Throw your vendor under the bus? Not quite so fast

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By Michelle Drolet

Founder & CEO

Ms. Drolet is responsible for all aspects of business for Towerwall. She has more than 24 years of,

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Tips for your third-party risk management program

Home Depot said the crooks initially broke in using credentials stolen from a third-party vendor […] Recall that the Target breach also started with a hacked vendor…” — Brian Krebs, Krebs on Security
In everyday business, a complex set of external relationships is commonplace. Services, infrastructure, and even software live in the cloud, supplied by third-parties. An organization’s value is often in the data it generates, but how secure is that data across your digital supply chain? Do your external vendors and partners adhere to your security standards? How do you know for sure?
They may have filled out a questionnaire and ticked your compliance boxes. But, if a legal or regulatory issue comes up down the line, or there’s a serious data breach, that questionnaire is not going to save you from exposure. Trust your partners, but make sure you verify. There’s no substitute for comprehensive due diligence and you must continue to monitor partners for as long as the relationship lasts.

What are the risks?

There’s a lot to consider here, and you have to remember that your third-party vendor isn’t necessarily accountable to your industry regulators in the same way you are. That could lead to some serious legal exposure for your company. Can you answer these questions?

  • Who is your data being shared with and what security protocols are in place? Does your third-party vendor sub-contract or outsource to other parties? What are their security protocols?
  • Are the same standards being met across the company in every data warehouse and office? What about offshore operations?
  • How do you establish the authenticity of your incoming data? Do you have an audit trail?

You could have the best security in the world and it could all be rendered worthless, because a hacker or a data thief can bypass it and gain entry through a smaller, less secure, third-party partner. Cyber criminals probe for weaknesses to find the path of least resistance and they’ll jump at any chance to sneak in the backdoor.

Taking a deep dive

It’s not realistic to have a moat around your organization anymore. There are too many business benefits to sharing information and improving accessibility for your employees, but you need to have confidence in the vendors you choose. Trust is earned.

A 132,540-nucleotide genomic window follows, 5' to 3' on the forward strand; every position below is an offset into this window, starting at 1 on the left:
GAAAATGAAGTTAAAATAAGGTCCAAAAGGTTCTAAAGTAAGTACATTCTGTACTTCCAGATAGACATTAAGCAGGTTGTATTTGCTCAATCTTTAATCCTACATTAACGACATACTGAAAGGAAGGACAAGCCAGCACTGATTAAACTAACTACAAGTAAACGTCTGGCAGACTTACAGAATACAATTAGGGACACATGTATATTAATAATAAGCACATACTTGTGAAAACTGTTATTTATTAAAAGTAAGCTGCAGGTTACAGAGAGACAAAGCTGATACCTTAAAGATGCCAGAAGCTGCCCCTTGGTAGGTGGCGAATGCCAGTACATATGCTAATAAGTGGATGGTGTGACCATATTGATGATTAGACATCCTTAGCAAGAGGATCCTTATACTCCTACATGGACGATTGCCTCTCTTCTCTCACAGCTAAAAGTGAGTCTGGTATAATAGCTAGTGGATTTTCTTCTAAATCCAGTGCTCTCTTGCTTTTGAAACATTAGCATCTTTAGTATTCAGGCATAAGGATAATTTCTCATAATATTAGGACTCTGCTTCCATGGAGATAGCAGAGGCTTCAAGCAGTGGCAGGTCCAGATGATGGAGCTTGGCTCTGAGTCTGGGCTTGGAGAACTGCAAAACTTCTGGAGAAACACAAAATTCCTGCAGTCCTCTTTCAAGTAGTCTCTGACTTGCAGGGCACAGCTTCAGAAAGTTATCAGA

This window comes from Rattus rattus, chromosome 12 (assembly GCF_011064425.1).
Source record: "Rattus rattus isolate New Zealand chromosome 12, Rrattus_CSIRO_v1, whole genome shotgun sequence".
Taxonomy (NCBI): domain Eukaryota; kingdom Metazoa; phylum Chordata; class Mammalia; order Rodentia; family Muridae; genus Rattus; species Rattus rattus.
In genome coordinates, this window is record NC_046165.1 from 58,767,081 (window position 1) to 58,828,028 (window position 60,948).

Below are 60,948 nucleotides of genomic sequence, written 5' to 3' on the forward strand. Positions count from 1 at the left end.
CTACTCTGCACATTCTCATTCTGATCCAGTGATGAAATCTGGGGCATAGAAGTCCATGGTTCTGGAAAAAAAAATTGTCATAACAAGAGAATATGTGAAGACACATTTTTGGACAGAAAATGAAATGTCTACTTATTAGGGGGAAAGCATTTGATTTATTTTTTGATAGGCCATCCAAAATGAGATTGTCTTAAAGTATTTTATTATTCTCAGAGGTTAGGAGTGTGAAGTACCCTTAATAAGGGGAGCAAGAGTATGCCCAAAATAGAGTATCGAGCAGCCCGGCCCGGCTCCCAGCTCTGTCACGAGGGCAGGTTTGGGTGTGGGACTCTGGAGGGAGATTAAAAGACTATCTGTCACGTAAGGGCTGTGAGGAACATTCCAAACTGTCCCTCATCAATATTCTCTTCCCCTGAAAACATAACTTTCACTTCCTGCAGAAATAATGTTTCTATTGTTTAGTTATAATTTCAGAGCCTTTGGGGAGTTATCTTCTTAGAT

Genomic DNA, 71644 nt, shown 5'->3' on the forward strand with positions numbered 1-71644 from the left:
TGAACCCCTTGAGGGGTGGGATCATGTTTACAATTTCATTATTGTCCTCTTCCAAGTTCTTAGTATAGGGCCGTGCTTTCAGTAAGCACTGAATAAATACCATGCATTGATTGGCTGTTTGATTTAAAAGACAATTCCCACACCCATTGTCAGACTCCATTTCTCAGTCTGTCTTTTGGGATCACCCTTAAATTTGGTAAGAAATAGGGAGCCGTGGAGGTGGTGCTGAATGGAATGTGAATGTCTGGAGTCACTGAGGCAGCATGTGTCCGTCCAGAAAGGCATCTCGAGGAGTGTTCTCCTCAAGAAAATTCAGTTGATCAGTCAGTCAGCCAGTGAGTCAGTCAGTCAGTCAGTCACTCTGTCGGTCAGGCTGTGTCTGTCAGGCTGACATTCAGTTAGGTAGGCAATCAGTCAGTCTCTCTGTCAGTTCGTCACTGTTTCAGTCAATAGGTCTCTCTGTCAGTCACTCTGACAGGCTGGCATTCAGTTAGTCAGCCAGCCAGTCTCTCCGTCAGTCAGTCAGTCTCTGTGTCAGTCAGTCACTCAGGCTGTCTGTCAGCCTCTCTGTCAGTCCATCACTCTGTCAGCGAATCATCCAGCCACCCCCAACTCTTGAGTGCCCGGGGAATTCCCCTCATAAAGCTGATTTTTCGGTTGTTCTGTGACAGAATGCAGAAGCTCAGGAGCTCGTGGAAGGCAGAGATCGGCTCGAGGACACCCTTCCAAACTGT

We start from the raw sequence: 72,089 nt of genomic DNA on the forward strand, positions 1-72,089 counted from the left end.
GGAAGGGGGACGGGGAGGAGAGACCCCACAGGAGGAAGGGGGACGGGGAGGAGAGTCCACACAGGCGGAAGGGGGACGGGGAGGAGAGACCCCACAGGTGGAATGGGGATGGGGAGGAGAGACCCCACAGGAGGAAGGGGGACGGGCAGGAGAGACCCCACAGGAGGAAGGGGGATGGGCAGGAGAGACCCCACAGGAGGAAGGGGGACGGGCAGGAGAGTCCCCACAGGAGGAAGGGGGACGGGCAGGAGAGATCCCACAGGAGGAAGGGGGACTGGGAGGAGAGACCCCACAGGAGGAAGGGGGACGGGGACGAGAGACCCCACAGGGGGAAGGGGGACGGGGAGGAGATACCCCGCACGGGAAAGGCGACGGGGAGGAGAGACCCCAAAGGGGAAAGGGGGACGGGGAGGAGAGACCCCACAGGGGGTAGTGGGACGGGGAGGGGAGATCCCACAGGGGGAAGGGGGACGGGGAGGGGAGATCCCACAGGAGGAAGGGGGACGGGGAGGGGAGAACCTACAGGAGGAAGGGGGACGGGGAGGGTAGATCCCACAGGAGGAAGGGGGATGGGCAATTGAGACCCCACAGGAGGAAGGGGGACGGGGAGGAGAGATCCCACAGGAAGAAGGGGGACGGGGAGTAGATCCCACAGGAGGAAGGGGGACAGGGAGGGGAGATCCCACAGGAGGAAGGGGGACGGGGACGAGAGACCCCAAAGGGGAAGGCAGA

You need a real risk assessment strategy. Hire an outside company to get an unbiased view of your vendors. Engage experts that can identify likely issues, test the checklist claims, help you mitigate the risks, and continue to monitor your partners to ensure standards are maintained.

Plan ahead and stay secure

Decide on your security posture as early as possible, and build the necessary risk assessment into your screening process. It should factor into the decision-making when you are shopping for new partners. Consider your requirements and create a security profile that covers everything including physical security, applications, IT services, malware protection and detection, wireless devices, user policies, and anything else that’s pertinent to your data and project. What’s the plan if and when a data breach does occur? The more you nail down upfront, the better your chances of handling an incident with minimal damage and exposure.
Don’t take it on trust when the vendor ticks all the boxes, have an assessor test them out at random. If you do discover issues then consider presenting a plan for remediation. Your security assessor can help you with practical suggestions and you may find that your vendor is willing and able to take the necessary steps to comply. A good partner will collaborate with you to mitigate any identified risks. It’s much better to find problems at the outset when there’s time to solve them before any damage has been done.
That initial check gives you a snapshot, but you really need a real-time overview if you want to manage your third-party risk properly. Evaluation should be ongoing and your security requirements must evolve to reflect the changing nature of your business and the continuous flow of new threats emerging.

Protect your data integrity

Ultimately, if you’re going to trust a third-party vendor with your data then you need to be sure that they are adhering to your security standards, and the only way to do that is by putting them to the test.